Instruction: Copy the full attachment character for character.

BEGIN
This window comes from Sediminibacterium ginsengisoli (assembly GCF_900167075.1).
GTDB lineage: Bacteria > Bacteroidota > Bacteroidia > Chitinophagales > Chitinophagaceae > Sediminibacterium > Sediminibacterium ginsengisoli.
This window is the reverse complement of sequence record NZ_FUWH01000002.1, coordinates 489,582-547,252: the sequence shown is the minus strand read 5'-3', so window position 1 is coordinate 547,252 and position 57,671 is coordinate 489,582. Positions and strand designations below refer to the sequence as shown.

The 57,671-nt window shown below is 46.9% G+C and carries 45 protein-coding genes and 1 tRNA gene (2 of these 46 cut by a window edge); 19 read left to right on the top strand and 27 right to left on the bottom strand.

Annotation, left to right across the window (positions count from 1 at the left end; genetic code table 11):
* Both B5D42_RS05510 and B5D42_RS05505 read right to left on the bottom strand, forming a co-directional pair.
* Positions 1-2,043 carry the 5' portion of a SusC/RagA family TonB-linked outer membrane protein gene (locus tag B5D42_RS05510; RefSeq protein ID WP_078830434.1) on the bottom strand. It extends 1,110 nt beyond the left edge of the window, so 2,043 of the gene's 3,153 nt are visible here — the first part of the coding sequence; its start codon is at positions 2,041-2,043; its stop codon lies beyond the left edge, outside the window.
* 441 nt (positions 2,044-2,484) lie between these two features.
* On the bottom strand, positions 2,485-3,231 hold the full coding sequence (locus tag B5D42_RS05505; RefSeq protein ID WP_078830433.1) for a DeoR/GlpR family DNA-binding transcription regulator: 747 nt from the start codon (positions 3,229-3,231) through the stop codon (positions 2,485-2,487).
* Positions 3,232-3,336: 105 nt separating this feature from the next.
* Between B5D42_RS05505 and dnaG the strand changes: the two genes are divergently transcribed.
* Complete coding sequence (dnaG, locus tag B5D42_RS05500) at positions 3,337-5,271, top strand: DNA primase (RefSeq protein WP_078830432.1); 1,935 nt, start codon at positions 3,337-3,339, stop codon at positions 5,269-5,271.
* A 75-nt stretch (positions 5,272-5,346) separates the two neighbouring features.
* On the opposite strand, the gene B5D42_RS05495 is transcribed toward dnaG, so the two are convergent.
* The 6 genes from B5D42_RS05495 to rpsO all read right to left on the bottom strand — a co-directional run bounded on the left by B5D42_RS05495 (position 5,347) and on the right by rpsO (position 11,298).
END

This window comes from Sediminibacterium ginsengisoli (assembly GCF_900167075.1).
GTDB lineage: Bacteria > Bacteroidota > Bacteroidia > Chitinophagales > Chitinophagaceae > Sediminibacterium > Sediminibacterium ginsengisoli.
This window is the reverse complement of sequence record NZ_FUWH01000002.1, coordinates 489,582-547,252: the sequence shown is the minus strand read 5'-3', so window position 1 is coordinate 547,252 and position 57,671 is coordinate 489,582. Positions and strand designations below refer to the sequence as shown.

The 57,671-nt window shown below is 46.9% G+C and carries 45 protein-coding genes and 1 tRNA gene (2 of these 46 cut by a window edge); 19 read left to right on the top strand and 27 right to left on the bottom strand.

Annotation, left to right across the window (positions count from 1 at the left end; genetic code table 11):
* Both B5D42_RS05510 and B5D42_RS05505 read right to left on the bottom strand, forming a co-directional pair.
* Positions 1-2,043 carry the 5' portion of a SusC/RagA family TonB-linked outer membrane protein gene (locus tag B5D42_RS05510; RefSeq protein ID WP_078830434.1) on the bottom strand. It extends 1,110 nt beyond the left edge of the window, so 2,043 of the gene's 3,153 nt are visible here — the first part of the coding sequence; its start codon is at positions 2,041-2,043; its stop codon lies beyond the left edge, outside the window.
* 441 nt (positions 2,044-2,484) lie between these two features.
* On the bottom strand, positions 2,485-3,231 hold the full coding sequence (locus tag B5D42_RS05505; RefSeq protein ID WP_078830433.1) for a DeoR/GlpR family DNA-binding transcription regulator: 747 nt from the start codon (positions 3,229-3,231) through the stop codon (positions 2,485-2,487).
* Positions 3,232-3,336: 105 nt separating this feature from the next.
* Between B5D42_RS05505 and dnaG the strand changes: the two genes are divergently transcribed.
* Complete coding sequence (dnaG, locus tag B5D42_RS05500) at positions 3,337-5,271, top strand: DNA primase (RefSeq protein WP_078830432.1); 1,935 nt, start codon at positions 3,337-3,339, stop codon at positions 5,269-5,271.
* A 75-nt stretch (positions 5,272-5,346) separates the two neighbouring features.
* On the opposite strand, the gene B5D42_RS05495 is transcribed toward dnaG, so the two are convergent.
* The 6 genes from B5D42_RS05495 to rpsO all read right to left on the bottom strand — a co-directional run bounded on the left by B5D42_RS05495 (position 5,347) and on the right by rpsO (position 11,298).